After the film was completed, Columbia executives expressed unease over the incest theme, especially as it was portrayed in such a heavily romanticized manner. Consequently, a few minor changes were made to a pivotal sequence between Robertson and Bujold, in which dissolves and visual "ripples" were inserted over the wedding and post-wedding scenes to suggest that the consummation of their marriage only took place in a dream sequence. The film's editor, Paul Hirsch, agreed with the decision to obscure the incest theme, noting, "I thought it was a mistake to drag incest into what was basically a romantic mystery, so I suggested to Brian, 'What if it never happened? What if instead of having them get married, Michael only dreams of getting married? We have this shot of Cliff Robertson asleep. We could use that and then cut to the wedding sequence.' And that's what we did. It became a projection of his desires rather than actual fact."[3]


  • Cliff Robertson as Michael Courtland
  • Geneviève Bujold as Elizabeth Courtland/Sandra Portinari
  • John Lithgow as Robert Lasalle
  • Stocker Fontelieu as Dr. Ellman
  • Sylvia Kuumba Williams as Maid
  • Wanda Blackman as Amy Courtland
  • J. Patrick McNamara as Third kidnapper
  • Stanley J. Reyes as Inspector Brie
  • Nick Kreiger as Farber
  • Don Hood as Ferguson
  • Andrea Esterhazy as D'Annunzio
  • Thomas Carr as Paperboy
  • Tom Felleghy as Italian businessman
  • Nella Simoncini Barbieri as Mrs. Portinari
  • John Creamer as Justice of the Peace
  • Regis Cordic as Newscaster
  • Loraine Despres as Jane
  • Clyde Ventura as Ticket agent
  • Fain M. Cogrove as Secretary


Critical reaction to Obsession was mixed. Roger Ebert wrote, "Brian De Palma's Obsession is an overwrought melodrama, and that's what I like best about it...I don't just like movies like this; I relish them. Sometimes overwrought excess can be its own reward. If Obsession had been even a little more subtle, had made even a little more sense on some boring logical plane, it wouldn't have worked at all." [4] Variety's review described it as "an excellent romantic and non-violent suspense drama...Paul Schrader's script...is a complex but comprehensible mix of treachery, torment and selfishness..."[5] In Time, Richard Schickel called the film, "...exquisite entertainment...The film also throws into high melodramatic relief certain recognizable human truths: the shock of sudden loss, the panic of the effort to recoup, the mourning and guilt that blind the protagonist to a multitude of suspicious signs as he seeks expiation and a chance to relive his life. In a sense, the movie offers viewers the opportunity to do the same thing—by going back to a more romantic era of the cinema and the simple, touching pleasures denied the audience by the current antiromantic spirit of the movies."[6] Other reviewers routinely praised the stylish cinematography by Vilmos Zsigmond, and Bernard Herrmann's beautiful, highly romantic score was one of the most acclaimed in his distinguished career, earning him a posthumous Academy Award nomination (the composer died in December 1975, a few hours after completing the score of Martin Scorsese's Taxi Driver). The National Board of Review named Obsession one of the Top Ten Films of 1976.[7]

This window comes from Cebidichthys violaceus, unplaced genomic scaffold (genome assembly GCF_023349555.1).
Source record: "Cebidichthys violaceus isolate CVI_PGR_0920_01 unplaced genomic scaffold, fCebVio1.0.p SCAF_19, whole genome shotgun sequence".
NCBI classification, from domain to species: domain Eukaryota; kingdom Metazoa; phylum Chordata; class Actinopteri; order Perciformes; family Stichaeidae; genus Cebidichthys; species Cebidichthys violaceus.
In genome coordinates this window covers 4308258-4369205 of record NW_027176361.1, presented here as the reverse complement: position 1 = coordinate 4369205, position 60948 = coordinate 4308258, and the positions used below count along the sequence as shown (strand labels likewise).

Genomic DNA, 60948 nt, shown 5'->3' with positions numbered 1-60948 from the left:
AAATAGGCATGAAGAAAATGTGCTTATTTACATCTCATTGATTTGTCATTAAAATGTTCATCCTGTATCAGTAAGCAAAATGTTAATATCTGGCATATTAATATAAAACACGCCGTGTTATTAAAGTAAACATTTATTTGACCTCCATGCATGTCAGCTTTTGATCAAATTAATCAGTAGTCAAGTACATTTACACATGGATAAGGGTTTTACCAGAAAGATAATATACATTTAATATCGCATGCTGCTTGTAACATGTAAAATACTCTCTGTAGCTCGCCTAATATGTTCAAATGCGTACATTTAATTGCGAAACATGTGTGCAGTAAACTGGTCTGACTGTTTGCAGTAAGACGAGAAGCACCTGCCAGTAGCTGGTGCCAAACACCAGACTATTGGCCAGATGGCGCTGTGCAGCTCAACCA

But several critics complained that the film was all too clearly a mere homage to Vertigo, without being original or interesting enough in itself as a thriller. Pauline Kael, normally one of De Palma's greatest admirers, dismissed the film as "...no more than an exercise in style, with the camera whirling around nothingness..."[8] Vincent Canby wrote, "To be blunt, Obsession is no Vertigo, Hitchcock's witty, sardonic study of obsession that did transcend its material, which wasn't all that bad to start with. The Schrader screenplay...is most effective when it's most romantic, and transparent when it attempts to be mysterious...The plot...is such that you'll probably have figured out the mystery very early."[9]

Decades later, Obsession's reputation improved considerably. Rotten Tomatoes website lists the film as having an 81% favorability rating, based on the critiques of a sampling of 16 reviewers.[10]

The film was an unexpected financial success. Columbia held on to the movie for almost a year before dumping it into theaters in late August, traditionally the "dog days" of movie attendance. Obsession had managed to obtain enough positive critical notices to spark interest, and it earned the distributor over $4 million in domestic (U.S. and Canada) rentals.[11]


The CD soundtrack composed and conducted by Bernard Herrmann is available on Music Box Records label (website). Disc one presents "The Film Score" and disc two, "The Original 1976 Soundtrack Album".


  1. 1.0 1.1 Childs, Mike and Jones, Alan. Cinefantastique Magazine, Volume 6, Number 1, 1977, pgs. 4 - 13. "DePalma Has The Power!" Cite error: Invalid <ref> tag; name "Childs" defined multiple times with different content
  2. Fentum, Bill. "The Making of Obsession". www.briandepalma.net. Archived from the original on 2006-10-27. Retrieved 2006-12-14. 
  3. Fentum, Bill. "The Making of Obsession". www.briandepalma.net. Archived from the original on 2006-10-27. Retrieved 2006-12-14. 
  4. Ebert, Roger. "Obsession Review". Chicago Sun-Times. Retrieved 2006-07-15. 
  5. "Obsession Review". Variety.com. 1976-01-01. Retrieved 2006-07-15. 
  6. Schickel, Richard (1976-08-16). "Double Jeopardy". Time.com. Retrieved 2006-07-15. 
  7. "Awards for 1976". National Board of Review. Retrieved 2006-07-15. 
  8. Kael, Pauline. From her review "The Curse" in The New Yorker, dated November 22, 1976, reprinted in When The Lights Go Down, Holt Rinehart Winston, 1980. ISBN 0-03-056842-0
  9. Canby, Vincent (1976-08-02). "'Obsession':Mystery Film by Brian De Palma at Coronet". New York Times, August 2, 1976. Retrieved 2011-02-20. 
  10. "Obsession (1976)". Rotten Tomatoes. Retrieved 2009-02-21. 
  11. "Business Data for Obsession". www.imdb.com. Retrieved 2006-07-15.